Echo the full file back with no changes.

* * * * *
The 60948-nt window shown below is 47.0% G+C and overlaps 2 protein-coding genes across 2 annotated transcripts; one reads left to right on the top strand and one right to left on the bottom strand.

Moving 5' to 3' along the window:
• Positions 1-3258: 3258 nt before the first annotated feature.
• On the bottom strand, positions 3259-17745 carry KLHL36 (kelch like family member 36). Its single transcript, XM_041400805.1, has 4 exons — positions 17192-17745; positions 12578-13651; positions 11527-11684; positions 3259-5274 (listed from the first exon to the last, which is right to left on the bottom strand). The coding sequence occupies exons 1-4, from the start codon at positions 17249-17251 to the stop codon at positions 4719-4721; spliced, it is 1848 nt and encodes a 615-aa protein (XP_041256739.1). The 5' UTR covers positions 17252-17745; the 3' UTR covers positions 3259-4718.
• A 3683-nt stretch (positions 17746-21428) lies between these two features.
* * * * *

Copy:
The 60948-nt window shown below is 47.0% G+C and overlaps 2 protein-coding genes across 2 annotated transcripts; one reads left to right on the top strand and one right to left on the bottom strand.

Moving 5' to 3' along the window:
• Positions 1-3258: 3258 nt before the first annotated feature.
• On the bottom strand, positions 3259-17745 carry KLHL36 (kelch like family member 36). Its single transcript, XM_041400805.1, has 4 exons — positions 17192-17745; positions 12578-13651; positions 11527-11684; positions 3259-5274 (listed from the first exon to the last, which is right to left on the bottom strand). The coding sequence occupies exons 1-4, from the start codon at positions 17249-17251 to the stop codon at positions 4719-4721; spliced, it is 1848 nt and encodes a 615-aa protein (XP_041256739.1). The 5' UTR covers positions 17252-17745; the 3' UTR covers positions 3259-4718.
• A 3683-nt stretch (positions 17746-21428) lies between these two features.